anyway that could all get me down, esp as this afternoon it's actually sunny so i should really be on the bike but, as it is, i make a foray into the garden. which is blooming. i should take pictures and maybe later i shall. vegetables are growing out of the ground and we are eating them. it seems somehow magical.
i fiddle about with herbs and cold frames, replant some tomatoes. one side of the front of the house is full of trees, gages, bays and a lilac, so that i can sit down among them and the world recedes. our campaign to get bees in the garden has been so successful we're convinced there's a bumble bee nest in the fuchsia. the beans and peas are growing like they've a mind of their own.
shortly we (or rather the man i'm going to pay) is going to dig most of the rest fo the back garden up so we can plant even more fruit bushes and the likes. i can hardly wait. it turns out that the garden activity and its effect on the neighbours - not speaking to us, snidey comments, strife - is nothing new tho i'm hoping that amy's experience will be shared by us and people will engage at some point. we share plants with some other people down the road so we're hoping they'll be by soon so they can help us enthuse over our sweet pea hedge.
gardening enthusiasm was tempered somewhat by the news this week that the bbc is going to sell the blue peter garden and replace it with a virtual one. what a bag of arse. while they'll obviously have to be moving property to do away entirely with a garden constructed for children, particularly given the flabby state of the nation's offspring, and to replace it for yet another opportunity to flob in front of a computer seems particularly stupid. i am with brillat-savarin when he says le destinee de nations depend de la maniere dontelles se nourrissent. i suspect however that the health bit of all this will be overlooked by the daily mail types of this world and they'll demand it be preserved as part of the nation's heritage rather than just built elsewhere, bigger and better. I should take a picture of the kids garden down the road at the primary school and send it to the bbc tho i'd probably end up getting arrested.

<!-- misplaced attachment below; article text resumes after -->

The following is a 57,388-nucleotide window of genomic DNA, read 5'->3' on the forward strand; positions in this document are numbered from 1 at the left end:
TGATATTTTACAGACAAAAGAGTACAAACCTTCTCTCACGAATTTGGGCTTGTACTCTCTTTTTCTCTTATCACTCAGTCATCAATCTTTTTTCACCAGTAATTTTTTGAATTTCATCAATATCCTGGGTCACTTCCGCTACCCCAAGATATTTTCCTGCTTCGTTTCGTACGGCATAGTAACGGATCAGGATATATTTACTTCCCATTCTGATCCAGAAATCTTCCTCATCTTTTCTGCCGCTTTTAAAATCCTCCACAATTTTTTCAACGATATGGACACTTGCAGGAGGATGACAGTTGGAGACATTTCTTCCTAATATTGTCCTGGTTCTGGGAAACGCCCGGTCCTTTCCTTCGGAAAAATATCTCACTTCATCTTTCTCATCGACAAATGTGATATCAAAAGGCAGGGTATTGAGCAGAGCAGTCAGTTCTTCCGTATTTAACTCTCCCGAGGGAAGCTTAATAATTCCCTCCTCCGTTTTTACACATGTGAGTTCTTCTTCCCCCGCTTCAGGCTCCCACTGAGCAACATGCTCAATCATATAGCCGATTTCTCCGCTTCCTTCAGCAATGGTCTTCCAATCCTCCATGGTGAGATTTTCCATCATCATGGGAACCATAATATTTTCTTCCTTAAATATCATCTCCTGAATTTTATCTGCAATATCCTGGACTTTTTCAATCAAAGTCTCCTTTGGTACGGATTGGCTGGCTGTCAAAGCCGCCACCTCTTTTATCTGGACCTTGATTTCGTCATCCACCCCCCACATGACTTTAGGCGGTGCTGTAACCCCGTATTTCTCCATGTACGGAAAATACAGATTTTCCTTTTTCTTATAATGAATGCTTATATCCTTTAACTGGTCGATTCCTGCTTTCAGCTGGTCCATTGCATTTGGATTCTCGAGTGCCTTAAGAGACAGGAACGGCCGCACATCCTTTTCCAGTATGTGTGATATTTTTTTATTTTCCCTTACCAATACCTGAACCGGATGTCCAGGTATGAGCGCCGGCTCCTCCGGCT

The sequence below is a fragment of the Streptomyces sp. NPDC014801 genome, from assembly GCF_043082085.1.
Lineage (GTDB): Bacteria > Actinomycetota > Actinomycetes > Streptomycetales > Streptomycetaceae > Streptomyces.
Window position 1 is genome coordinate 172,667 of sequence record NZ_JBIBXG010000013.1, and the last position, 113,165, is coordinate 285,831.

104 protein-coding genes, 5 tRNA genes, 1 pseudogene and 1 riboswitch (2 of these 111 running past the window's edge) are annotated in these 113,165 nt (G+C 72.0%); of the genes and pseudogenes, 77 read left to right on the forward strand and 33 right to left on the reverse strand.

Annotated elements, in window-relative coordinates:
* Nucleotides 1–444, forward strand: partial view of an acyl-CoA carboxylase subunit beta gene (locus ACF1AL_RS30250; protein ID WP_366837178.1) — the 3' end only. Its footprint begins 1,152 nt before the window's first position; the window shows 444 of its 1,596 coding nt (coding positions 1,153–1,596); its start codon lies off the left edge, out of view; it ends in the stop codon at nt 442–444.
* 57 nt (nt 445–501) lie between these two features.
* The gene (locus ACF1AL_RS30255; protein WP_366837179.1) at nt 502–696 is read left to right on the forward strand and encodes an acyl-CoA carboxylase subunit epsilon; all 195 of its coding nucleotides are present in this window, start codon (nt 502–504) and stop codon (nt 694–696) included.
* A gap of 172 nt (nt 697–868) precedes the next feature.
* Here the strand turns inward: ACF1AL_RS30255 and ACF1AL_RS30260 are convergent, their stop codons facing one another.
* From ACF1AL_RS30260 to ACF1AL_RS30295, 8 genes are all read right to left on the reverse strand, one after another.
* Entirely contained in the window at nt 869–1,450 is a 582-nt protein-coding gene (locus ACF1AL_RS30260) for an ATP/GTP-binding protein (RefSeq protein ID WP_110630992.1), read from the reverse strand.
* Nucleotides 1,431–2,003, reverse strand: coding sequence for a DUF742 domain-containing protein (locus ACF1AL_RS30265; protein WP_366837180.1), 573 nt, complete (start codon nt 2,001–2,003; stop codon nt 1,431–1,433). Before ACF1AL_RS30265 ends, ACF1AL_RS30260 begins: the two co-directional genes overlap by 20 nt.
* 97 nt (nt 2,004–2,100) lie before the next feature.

the wee untalkative lassie next door is obviously interested in the garden. does she even realise she can eat these plants? has she ever eaten berries off the bush? i doubt it. her mother refused all the bulbs we offered her and when she was given sunflowers to take home from school sneaked out at night to chop them down with scissors because she 'couldn't be bothered'. shameful. our response? a wall of sunflowers
so i guess it's never just about sitting in the garden even when it is. i wish i had a normal job where i could actually see my mates and they could give me a hard time about the plant growing instead of drinking myself senseless and despite not speaking to them i sometimes find myself wishing my parents could visit but the likelihood of that is about as much of the likelihood of me being out on the bike today. and i miss the lolling when t's there and i can adopt a more supervisory role. but maybe that's the advantage of being post viral. i can sit in the sun in between the rain, try to finish proust but really think about bachelard again, listen to the leaves rustle, the bees, let my eyes droop and enter the land of reverie